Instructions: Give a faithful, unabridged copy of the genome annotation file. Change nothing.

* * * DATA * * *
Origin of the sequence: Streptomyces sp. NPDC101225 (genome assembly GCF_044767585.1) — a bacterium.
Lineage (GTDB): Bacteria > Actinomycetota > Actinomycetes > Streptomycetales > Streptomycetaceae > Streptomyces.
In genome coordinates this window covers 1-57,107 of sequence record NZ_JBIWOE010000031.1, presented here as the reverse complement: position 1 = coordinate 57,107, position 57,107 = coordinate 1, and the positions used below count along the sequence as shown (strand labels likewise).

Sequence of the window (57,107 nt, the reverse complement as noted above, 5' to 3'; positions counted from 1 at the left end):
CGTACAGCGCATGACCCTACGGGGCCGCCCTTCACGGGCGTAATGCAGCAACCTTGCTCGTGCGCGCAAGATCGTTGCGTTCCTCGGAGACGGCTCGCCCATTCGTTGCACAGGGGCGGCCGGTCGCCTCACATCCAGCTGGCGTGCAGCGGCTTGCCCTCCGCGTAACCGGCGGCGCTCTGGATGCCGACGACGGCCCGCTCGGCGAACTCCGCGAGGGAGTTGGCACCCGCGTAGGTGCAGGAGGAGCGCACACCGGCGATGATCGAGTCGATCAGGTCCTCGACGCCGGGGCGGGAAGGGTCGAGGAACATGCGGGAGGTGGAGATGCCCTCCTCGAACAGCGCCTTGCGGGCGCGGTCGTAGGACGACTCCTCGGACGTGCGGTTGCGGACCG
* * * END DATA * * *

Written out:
Origin of the sequence: Streptomyces sp. NPDC101225 (genome assembly GCF_044767585.1) — a bacterium.
Lineage (GTDB): Bacteria > Actinomycetota > Actinomycetes > Streptomycetales > Streptomycetaceae > Streptomyces.
In genome coordinates this window covers 1-57,107 of sequence record NZ_JBIWOE010000031.1, presented here as the reverse complement: position 1 = coordinate 57,107, position 57,107 = coordinate 1, and the positions used below count along the sequence as shown (strand labels likewise).

Sequence of the window (57,107 nt, the reverse complement as noted above, 5' to 3'; positions counted from 1 at the left end):
CGTACAGCGCATGACCCTACGGGGCCGCCCTTCACGGGCGTAATGCAGCAACCTTGCTCGTGCGCGCAAGATCGTTGCGTTCCTCGGAGACGGCTCGCCCATTCGTTGCACAGGGGCGGCCGGTCGCCTCACATCCAGCTGGCGTGCAGCGGCTTGCCCTCCGCGTAACCGGCGGCGCTCTGGATGCCGACGACGGCCCGCTCGGCGAACTCCGCGAGGGAGTTGGCACCCGCGTAGGTGCAGGAGGAGCGCACACCGGCGATGATCGAGTCGATCAGGTCCTCGACGCCGGGGCGGGAAGGGTCGAGGAACATGCGGGAGGTGGAGATGCCCTCCTCGAACAGCGCCTTGCGGGCGCGGTCGTAGGACGACTCCTCGGACGTGCGGTTGCGGACCG